Sunday, December 11, 2011

An Argument I Won a Long Time Ago

This bunny is 19 years old. He sits on my Christmas tree and has every year since I have been married. My kids always ask me about him and I tell them it is my most special ornament. This year Fred wanted to know why it was my most precious ornament. I looked at him absolutely bewildered, but just for a moment before I realized that after all he is a guy and doesn't remember most of the important things he should. And so with the children gathered around I told them the story:

On the feast of the Immaculate Conception in 1992 Fred asked me to marry him. I agreed. We began making plans.  My Dad had died only a year or so earlier and my family was still adjusting to that loss. I know it was hardest on my Mom who had to navigate that grief in the midst of many of her children beginning the most important stages of their own life.  

On a day she must have been feeling particularly unsure of herself, she and I got into pretty much the only argument we have ever had. My Mom and I are very different ( and also strangely very similar) but one thing I can tell you is that we don't fight with each other. We just never have. Ever.We fight with other people, but not with each other. That is actually one of those things we have each mentioned over the years that we are always happy didn't exist in our relationship. Even if we felt strongly about some particular situation, we never fought over it. 

So that insecure day, my Mom decided to take me for a drive. And little did I realize the drive was really to have a talk. And the talk was really to coax me out of getting married. I never knew what gave her the sudden misgivings, but she went at Fred pretty hard that afternoon. I sat silently as she listed out her fears. Was I certain he was the right  for me?  Would he be a hard worker? Would he be able to provide for me? Would we ever have a house? Could we handle raising children?  To be certain, we were broke. Fred was talented but insecure, money wasn't a big concern for either of us ( and still isn't), we trusted far more than we planned.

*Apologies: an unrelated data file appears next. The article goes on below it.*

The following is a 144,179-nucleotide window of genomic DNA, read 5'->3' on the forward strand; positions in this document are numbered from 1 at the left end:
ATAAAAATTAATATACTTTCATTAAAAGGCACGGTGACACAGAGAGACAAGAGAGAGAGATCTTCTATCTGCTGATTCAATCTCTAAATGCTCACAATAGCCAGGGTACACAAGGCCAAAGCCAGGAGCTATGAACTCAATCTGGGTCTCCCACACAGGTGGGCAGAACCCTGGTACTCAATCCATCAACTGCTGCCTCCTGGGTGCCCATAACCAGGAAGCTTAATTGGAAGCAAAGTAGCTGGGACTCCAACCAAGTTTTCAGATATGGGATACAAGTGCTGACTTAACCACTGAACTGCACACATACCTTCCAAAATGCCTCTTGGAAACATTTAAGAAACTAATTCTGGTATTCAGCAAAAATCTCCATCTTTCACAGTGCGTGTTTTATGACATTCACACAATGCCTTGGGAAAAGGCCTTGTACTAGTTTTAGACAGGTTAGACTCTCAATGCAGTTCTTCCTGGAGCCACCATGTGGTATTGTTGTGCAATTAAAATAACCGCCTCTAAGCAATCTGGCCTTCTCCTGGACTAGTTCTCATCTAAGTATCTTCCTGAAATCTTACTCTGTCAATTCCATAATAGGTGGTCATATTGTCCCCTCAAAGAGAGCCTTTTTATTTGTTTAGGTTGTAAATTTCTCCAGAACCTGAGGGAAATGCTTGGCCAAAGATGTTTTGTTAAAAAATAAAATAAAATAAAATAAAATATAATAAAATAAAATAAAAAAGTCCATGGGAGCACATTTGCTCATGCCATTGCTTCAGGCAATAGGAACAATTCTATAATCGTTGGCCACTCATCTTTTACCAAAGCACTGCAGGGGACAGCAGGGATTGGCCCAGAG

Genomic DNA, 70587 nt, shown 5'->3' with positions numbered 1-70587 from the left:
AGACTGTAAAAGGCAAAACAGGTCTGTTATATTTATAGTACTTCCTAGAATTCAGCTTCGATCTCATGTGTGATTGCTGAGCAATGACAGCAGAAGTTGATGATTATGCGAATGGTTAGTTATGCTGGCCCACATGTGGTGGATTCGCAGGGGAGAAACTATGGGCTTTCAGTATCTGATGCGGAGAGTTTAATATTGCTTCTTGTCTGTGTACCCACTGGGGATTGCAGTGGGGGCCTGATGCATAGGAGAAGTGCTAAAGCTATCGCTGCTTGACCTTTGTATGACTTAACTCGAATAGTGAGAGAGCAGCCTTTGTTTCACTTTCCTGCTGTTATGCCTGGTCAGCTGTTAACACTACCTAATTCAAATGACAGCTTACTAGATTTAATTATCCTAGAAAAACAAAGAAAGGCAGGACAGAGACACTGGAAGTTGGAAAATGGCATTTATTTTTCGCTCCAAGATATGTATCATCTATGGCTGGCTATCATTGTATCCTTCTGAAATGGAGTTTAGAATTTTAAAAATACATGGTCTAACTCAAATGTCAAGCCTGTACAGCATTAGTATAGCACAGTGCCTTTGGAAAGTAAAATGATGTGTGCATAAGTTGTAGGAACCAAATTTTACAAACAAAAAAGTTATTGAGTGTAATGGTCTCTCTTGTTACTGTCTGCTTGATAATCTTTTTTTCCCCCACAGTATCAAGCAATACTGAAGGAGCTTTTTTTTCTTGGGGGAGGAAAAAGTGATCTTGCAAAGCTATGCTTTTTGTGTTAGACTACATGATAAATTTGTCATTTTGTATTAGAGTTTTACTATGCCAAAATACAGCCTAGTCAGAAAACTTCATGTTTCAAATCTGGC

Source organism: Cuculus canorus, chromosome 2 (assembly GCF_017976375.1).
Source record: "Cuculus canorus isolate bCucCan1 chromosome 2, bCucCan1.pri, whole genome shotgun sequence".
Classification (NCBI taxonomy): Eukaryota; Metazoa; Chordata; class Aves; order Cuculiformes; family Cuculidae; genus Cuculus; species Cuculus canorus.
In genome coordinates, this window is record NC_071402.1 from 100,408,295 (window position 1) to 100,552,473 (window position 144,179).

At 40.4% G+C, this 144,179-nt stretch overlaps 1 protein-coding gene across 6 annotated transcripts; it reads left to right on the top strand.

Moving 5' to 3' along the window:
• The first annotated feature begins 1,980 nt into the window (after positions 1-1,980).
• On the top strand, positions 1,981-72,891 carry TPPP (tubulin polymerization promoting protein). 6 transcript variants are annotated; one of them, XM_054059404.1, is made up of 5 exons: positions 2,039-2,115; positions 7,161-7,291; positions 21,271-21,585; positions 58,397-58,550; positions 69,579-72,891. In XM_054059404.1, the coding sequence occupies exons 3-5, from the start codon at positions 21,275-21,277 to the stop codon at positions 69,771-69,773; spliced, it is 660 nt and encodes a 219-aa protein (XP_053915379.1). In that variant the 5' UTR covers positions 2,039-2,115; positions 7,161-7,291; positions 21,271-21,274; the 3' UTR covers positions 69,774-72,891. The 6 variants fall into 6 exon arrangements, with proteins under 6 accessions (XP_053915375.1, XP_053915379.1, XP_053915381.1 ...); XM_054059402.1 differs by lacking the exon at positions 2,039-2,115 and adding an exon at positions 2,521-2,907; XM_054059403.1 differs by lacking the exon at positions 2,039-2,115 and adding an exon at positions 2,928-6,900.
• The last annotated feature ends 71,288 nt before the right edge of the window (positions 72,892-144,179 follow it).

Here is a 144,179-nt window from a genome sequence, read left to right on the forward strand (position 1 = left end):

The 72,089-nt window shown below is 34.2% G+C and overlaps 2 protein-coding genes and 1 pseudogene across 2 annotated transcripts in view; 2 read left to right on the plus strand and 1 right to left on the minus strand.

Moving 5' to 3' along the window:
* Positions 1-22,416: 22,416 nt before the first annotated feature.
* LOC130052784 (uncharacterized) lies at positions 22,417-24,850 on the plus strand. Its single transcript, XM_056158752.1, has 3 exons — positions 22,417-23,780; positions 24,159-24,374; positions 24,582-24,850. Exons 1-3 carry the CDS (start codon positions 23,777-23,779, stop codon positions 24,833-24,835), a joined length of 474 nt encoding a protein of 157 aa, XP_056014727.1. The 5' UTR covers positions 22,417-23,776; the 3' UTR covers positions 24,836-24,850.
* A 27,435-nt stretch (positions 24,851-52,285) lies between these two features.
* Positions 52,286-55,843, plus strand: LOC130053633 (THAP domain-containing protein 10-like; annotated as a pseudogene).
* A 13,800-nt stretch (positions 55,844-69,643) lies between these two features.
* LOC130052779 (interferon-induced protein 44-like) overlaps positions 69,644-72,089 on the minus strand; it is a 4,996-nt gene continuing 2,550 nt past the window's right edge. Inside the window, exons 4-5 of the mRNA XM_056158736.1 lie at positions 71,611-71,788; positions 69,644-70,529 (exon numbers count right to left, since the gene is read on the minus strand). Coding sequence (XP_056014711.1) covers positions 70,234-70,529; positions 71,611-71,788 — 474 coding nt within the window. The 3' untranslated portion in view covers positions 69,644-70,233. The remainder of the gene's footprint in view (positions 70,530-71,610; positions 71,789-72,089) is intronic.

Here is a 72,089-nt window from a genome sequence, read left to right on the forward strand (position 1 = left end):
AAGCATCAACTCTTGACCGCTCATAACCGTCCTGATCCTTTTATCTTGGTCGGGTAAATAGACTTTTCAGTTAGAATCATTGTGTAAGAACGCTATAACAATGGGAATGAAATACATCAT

I sat silently as she went up one side of me and down the other. I didn't blink or shed one tear. And at the end of that very long speech she asked what I had to say for myself. To which I took a deep breath and replied in one single solitary sentence filled with pauses included only for emphasis:

 "Mom... if you are asking me to choose between you and Freddy... don't do it; you won't like my answer." 

And slowly she drove the car home and pulled into our driveway and without saying one further word I got out of the car and went up to my room and shut the door. 

And for the rest of that afternoon I sat in my room crying. I was in agony as I wrestled between two worlds one familiar and one unfamiliar. I reached for my bible several times asking God for a word, but none clearly came. And so I sat and the day grew dark, and evening rolled in. There was a knock on my bedroom door. I hadn't the strength to answer it, but it opened anyway. My mothers arm reached inside the room and dropped an envelope on my bed. On the outside of the envelope was the now infamous bunny, stuck to the top. Inside  was a card with a receipt for my wedding dress. No further words were ever exchanged between us on the subject.

But I saved the bunny. And every year that little bunny hangs on my Christmas tree as a reminder to me of the day I really left my Mother's care and became a woman, despite the fact that the wedding was still months off.

 Every year when I look at that bunny I find myself going over the questions she asked that day which had no answer yet for either of us. She looked ahead and in fear saw the darkness, and as I looked ahead in hope saw the light. My Mom and Fred really love each other and over the years her admiration for him has become most apparent.She considers him the hardest of workers, and most faithful of fathers, and a loving and good husband. She is so happy I found real love and the biggest compliment she knows how to pay any man is to compare him to my own Dad, which she always does for my Fred.

I am glad my Mom and I almost never fight. I am also glad that when we had our most important fight, I won. And in a way-though she didn't realize it at the time- she did too! 

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